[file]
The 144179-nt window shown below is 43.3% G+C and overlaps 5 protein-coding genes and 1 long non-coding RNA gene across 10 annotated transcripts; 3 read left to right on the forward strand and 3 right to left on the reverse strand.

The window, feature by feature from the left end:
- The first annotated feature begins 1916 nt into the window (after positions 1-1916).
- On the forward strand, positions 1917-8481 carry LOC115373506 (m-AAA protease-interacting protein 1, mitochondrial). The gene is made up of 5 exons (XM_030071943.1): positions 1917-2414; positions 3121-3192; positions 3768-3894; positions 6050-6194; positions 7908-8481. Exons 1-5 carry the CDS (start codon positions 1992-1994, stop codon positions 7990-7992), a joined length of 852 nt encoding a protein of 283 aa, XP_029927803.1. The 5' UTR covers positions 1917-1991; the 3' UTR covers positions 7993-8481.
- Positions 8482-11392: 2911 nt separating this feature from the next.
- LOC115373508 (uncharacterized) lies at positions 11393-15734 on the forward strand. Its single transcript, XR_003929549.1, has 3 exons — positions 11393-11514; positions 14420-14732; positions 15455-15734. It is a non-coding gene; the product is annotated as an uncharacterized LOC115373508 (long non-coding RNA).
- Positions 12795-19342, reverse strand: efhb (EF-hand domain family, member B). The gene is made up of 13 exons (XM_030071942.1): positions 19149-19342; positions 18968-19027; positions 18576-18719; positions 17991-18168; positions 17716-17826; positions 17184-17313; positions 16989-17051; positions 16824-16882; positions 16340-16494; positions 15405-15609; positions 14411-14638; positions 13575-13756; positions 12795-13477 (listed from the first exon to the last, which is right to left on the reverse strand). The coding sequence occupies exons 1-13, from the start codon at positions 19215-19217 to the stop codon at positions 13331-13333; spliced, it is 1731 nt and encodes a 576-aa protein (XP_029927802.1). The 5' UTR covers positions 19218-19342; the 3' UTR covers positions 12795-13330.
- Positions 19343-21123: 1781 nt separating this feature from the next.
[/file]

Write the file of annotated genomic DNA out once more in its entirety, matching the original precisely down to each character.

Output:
The 144179-nt window shown below is 43.3% G+C and overlaps 5 protein-coding genes and 1 long non-coding RNA gene across 10 annotated transcripts; 3 read left to right on the forward strand and 3 right to left on the reverse strand.

The window, feature by feature from the left end:
- The first annotated feature begins 1916 nt into the window (after positions 1-1916).
- On the forward strand, positions 1917-8481 carry LOC115373506 (m-AAA protease-interacting protein 1, mitochondrial). The gene is made up of 5 exons (XM_030071943.1): positions 1917-2414; positions 3121-3192; positions 3768-3894; positions 6050-6194; positions 7908-8481. Exons 1-5 carry the CDS (start codon positions 1992-1994, stop codon positions 7990-7992), a joined length of 852 nt encoding a protein of 283 aa, XP_029927803.1. The 5' UTR covers positions 1917-1991; the 3' UTR covers positions 7993-8481.
- Positions 8482-11392: 2911 nt separating this feature from the next.
- LOC115373508 (uncharacterized) lies at positions 11393-15734 on the forward strand. Its single transcript, XR_003929549.1, has 3 exons — positions 11393-11514; positions 14420-14732; positions 15455-15734. It is a non-coding gene; the product is annotated as an uncharacterized LOC115373508 (long non-coding RNA).
- Positions 12795-19342, reverse strand: efhb (EF-hand domain family, member B). The gene is made up of 13 exons (XM_030071942.1): positions 19149-19342; positions 18968-19027; positions 18576-18719; positions 17991-18168; positions 17716-17826; positions 17184-17313; positions 16989-17051; positions 16824-16882; positions 16340-16494; positions 15405-15609; positions 14411-14638; positions 13575-13756; positions 12795-13477 (listed from the first exon to the last, which is right to left on the reverse strand). The coding sequence occupies exons 1-13, from the start codon at positions 19215-19217 to the stop codon at positions 13331-13333; spliced, it is 1731 nt and encodes a 576-aa protein (XP_029927802.1). The 5' UTR covers positions 19218-19342; the 3' UTR covers positions 12795-13330.
- Positions 19343-21123: 1781 nt separating this feature from the next.